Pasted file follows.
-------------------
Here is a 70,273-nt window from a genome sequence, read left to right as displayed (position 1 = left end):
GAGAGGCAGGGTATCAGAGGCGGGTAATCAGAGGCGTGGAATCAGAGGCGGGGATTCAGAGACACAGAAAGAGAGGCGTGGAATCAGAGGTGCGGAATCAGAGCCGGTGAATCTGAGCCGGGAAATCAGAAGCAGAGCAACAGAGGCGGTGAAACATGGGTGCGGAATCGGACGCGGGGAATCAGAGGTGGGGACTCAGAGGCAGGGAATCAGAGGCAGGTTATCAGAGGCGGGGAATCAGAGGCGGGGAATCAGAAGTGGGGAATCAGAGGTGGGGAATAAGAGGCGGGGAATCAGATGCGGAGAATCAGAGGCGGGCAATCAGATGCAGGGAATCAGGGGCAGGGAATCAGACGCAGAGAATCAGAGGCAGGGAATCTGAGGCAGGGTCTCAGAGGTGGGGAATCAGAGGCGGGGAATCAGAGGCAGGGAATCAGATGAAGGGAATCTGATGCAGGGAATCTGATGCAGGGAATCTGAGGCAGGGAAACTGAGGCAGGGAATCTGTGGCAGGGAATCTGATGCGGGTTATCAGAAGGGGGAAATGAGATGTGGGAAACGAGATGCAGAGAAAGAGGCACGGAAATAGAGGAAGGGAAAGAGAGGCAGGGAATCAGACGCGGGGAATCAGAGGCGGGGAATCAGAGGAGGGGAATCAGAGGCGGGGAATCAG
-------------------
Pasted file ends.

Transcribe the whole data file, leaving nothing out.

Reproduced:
Here is a 70,273-nt window from a genome sequence, read left to right as displayed (position 1 = left end):
GAGAGGCAGGGTATCAGAGGCGGGTAATCAGAGGCGTGGAATCAGAGGCGGGGATTCAGAGACACAGAAAGAGAGGCGTGGAATCAGAGGTGCGGAATCAGAGCCGGTGAATCTGAGCCGGGAAATCAGAAGCAGAGCAACAGAGGCGGTGAAACATGGGTGCGGAATCGGACGCGGGGAATCAGAGGTGGGGACTCAGAGGCAGGGAATCAGAGGCAGGTTATCAGAGGCGGGGAATCAGAGGCGGGGAATCAGAAGTGGGGAATCAGAGGTGGGGAATAAGAGGCGGGGAATCAGATGCGGAGAATCAGAGGCGGGCAATCAGATGCAGGGAATCAGGGGCAGGGAATCAGACGCAGAGAATCAGAGGCAGGGAATCTGAGGCAGGGTCTCAGAGGTGGGGAATCAGAGGCGGGGAATCAGAGGCAGGGAATCAGATGAAGGGAATCTGATGCAGGGAATCTGATGCAGGGAATCTGAGGCAGGGAAACTGAGGCAGGGAATCTGTGGCAGGGAATCTGATGCGGGTTATCAGAAGGGGGAAATGAGATGTGGGAAACGAGATGCAGAGAAAGAGGCACGGAAATAGAGGAAGGGAAAGAGAGGCAGGGAATCAGACGCGGGGAATCAGAGGCGGGGAATCAGAGGAGGGGAATCAGAGGCGGGGAATCAG